International Finance
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Is Berlin turning into Europe’s fintech capital?

The UK’s draining talent pool as a result of Brexit is giving Berlin a competitive edge in Europe’s fintech community

As the UK prepares for Brexit, Berlin is poised to become the EU’s new Silicon Valley. This is especially true with the rise of Silicon Allee — an evolving community of Berlin startups and technology companies. The German state is emerging as a real competitor among fintech destinations, especially with its conducive business climate for entrepreneurs. In fact, a recent study observed that 26 percent of EU entrepreneurs have faith that Berlin will become the EU’s new business centre. That said, other respondents firmly believe that Frankfurt is the next fintech destination, while only two respondents said London will remain on top. The reason Berlin is gaining an edge as a notable fintech destination can be attributed to a pool of skilled labour and swift access to the rest of the EU. That said, the American tech presence is quite prominent in Berlin — with companies such as Airbnb and Facebook having established their offices in the German state. Even incubator programmes are backing several German startups such as EyeEm and N26.

In this context, a report published by Ernest and Young found that there are 2,500 active startups with $2.7 billion in venture capital in total — meaning that Berlin is attracting more venture capital than any other destination in the EU. Still the figure is lower compared to Silicon Valley.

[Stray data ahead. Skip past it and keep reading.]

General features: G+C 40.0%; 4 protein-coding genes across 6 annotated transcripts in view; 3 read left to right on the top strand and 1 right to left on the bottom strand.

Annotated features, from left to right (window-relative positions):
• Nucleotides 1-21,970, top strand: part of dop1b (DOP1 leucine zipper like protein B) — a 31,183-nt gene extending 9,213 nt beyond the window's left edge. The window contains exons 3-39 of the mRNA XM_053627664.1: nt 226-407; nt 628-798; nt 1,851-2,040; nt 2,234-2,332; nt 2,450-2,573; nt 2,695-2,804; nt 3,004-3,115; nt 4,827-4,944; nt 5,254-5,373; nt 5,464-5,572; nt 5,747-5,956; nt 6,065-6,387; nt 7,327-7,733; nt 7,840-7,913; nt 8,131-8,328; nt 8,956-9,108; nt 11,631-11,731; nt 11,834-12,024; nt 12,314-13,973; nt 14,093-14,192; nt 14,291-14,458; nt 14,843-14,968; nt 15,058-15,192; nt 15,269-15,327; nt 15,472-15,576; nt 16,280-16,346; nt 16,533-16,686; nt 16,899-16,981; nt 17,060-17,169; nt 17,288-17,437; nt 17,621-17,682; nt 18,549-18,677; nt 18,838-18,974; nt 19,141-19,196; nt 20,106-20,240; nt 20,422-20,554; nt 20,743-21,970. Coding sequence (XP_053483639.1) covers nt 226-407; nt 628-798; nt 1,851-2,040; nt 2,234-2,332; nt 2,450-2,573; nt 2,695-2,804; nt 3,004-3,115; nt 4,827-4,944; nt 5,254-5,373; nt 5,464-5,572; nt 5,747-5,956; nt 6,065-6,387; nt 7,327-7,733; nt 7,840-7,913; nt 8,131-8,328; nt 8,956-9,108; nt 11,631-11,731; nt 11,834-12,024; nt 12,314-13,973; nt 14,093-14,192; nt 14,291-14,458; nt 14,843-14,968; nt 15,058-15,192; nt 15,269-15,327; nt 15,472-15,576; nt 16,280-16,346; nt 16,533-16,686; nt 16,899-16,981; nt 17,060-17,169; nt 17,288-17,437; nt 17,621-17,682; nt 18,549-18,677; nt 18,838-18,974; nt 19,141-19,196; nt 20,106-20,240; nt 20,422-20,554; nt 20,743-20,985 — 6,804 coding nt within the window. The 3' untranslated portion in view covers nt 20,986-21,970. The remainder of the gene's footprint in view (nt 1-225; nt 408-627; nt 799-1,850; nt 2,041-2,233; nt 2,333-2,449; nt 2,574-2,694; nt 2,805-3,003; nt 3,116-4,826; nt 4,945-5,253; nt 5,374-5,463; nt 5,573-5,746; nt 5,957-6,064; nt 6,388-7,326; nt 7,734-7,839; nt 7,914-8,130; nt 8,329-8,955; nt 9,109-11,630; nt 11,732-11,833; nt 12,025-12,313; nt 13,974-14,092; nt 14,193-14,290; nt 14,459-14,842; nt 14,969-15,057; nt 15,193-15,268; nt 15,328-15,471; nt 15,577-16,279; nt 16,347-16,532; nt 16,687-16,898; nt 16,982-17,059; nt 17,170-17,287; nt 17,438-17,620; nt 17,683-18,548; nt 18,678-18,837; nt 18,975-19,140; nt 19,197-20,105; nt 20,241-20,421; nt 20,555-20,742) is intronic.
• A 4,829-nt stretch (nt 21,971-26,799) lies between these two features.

That said, Berlin has its downside too. This is especially true with entrepreneurs facing barriers to entry — a factor that does not obstruct opportunities for those seeking to establish their businesses in London or Silicon Valley. But that is slowly changing on the back of the UK’s draining talent pool as a result of Brexit. Overall, entrepreneurs in Berlin will have to sell their startups or go public to ensure higher local investment.

Elliot Limb, chief customer officer of Mambu in an exclusive interview tells International Finance: how the fintech community is sprouting in Berlin as it emerges as the next fintech destination in the EU — and Mambu’s role in fostering neobank innovation. With over 20 years in banking and fintech, Elliott has been named as one of the most influential people in fintech — and is an entrepreneur running a myriad of businesses across multiple sectors. Elliott is focused on a customer-centric approach to doing business, growing revenue and helping banks build flexible and scalable solutions.

Berlin is emerging as one of Europe’s leading fintech hubs in Germany. What is the role played by Mambu in supporting the country’s neobanking innovation?